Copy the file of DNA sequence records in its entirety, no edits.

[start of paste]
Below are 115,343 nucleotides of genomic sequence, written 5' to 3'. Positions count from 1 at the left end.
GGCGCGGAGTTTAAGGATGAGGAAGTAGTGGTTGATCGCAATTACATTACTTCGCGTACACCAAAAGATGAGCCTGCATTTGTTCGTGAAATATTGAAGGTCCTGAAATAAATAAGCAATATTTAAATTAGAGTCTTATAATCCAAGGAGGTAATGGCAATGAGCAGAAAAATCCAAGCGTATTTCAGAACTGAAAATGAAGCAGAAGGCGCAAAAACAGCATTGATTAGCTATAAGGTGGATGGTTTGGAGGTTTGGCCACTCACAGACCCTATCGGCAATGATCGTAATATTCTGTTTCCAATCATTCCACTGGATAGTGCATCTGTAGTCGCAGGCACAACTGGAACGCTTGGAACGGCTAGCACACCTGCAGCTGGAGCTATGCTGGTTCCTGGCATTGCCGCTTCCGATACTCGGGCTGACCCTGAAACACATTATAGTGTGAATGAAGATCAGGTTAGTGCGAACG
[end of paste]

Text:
Below are 115,343 nucleotides of genomic sequence, written 5' to 3'. Positions count from 1 at the left end.
GGCGCGGAGTTTAAGGATGAGGAAGTAGTGGTTGATCGCAATTACATTACTTCGCGTACACCAAAAGATGAGCCTGCATTTGTTCGTGAAATATTGAAGGTCCTGAAATAAATAAGCAATATTTAAATTAGAGTCTTATAATCCAAGGAGGTAATGGCAATGAGCAGAAAAATCCAAGCGTATTTCAGAACTGAAAATGAAGCAGAAGGCGCAAAAACAGCATTGATTAGCTATAAGGTGGATGGTTTGGAGGTTTGGCCACTCACAGACCCTATCGGCAATGATCGTAATATTCTGTTTCCAATCATTCCACTGGATAGTGCATCTGTAGTCGCAGGCACAACTGGAACGCTTGGAACGGCTAGCACACCTGCAGCTGGAGCTATGCTGGTTCCTGGCATTGCCGCTTCCGATACTCGGGCTGACCCTGAAACACATTATAGTGTGAATGAAGATCAGGTTAGTGCGAACG